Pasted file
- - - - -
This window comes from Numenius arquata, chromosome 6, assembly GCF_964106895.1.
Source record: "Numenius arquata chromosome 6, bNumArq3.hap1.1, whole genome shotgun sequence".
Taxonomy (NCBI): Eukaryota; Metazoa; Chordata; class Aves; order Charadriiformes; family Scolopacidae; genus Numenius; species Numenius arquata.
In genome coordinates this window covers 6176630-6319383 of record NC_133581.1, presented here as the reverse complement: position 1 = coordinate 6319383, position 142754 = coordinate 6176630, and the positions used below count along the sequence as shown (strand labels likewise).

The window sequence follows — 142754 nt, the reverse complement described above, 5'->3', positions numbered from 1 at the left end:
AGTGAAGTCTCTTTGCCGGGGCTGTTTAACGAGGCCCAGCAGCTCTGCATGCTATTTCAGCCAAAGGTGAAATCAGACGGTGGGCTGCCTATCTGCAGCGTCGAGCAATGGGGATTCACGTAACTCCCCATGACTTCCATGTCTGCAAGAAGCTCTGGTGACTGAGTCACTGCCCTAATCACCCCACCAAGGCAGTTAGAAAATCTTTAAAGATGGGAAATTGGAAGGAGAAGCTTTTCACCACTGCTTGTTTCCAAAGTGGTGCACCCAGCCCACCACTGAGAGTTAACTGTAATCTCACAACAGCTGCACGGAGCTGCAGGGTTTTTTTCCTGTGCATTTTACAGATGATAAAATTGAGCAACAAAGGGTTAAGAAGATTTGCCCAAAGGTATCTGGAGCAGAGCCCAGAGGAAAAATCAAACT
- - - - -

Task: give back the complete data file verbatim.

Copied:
This window comes from Numenius arquata, chromosome 6, assembly GCF_964106895.1.
Source record: "Numenius arquata chromosome 6, bNumArq3.hap1.1, whole genome shotgun sequence".
Taxonomy (NCBI): Eukaryota; Metazoa; Chordata; class Aves; order Charadriiformes; family Scolopacidae; genus Numenius; species Numenius arquata.
In genome coordinates this window covers 6176630-6319383 of record NC_133581.1, presented here as the reverse complement: position 1 = coordinate 6319383, position 142754 = coordinate 6176630, and the positions used below count along the sequence as shown (strand labels likewise).

The window sequence follows — 142754 nt, the reverse complement described above, 5'->3', positions numbered from 1 at the left end:
AGTGAAGTCTCTTTGCCGGGGCTGTTTAACGAGGCCCAGCAGCTCTGCATGCTATTTCAGCCAAAGGTGAAATCAGACGGTGGGCTGCCTATCTGCAGCGTCGAGCAATGGGGATTCACGTAACTCCCCATGACTTCCATGTCTGCAAGAAGCTCTGGTGACTGAGTCACTGCCCTAATCACCCCACCAAGGCAGTTAGAAAATCTTTAAAGATGGGAAATTGGAAGGAGAAGCTTTTCACCACTGCTTGTTTCCAAAGTGGTGCACCCAGCCCACCACTGAGAGTTAACTGTAATCTCACAACAGCTGCACGGAGCTGCAGGGTTTTTTTCCTGTGCATTTTACAGATGATAAAATTGAGCAACAAAGGGTTAAGAAGATTTGCCCAAAGGTATCTGGAGCAGAGCCCAGAGGAAAAATCAAACT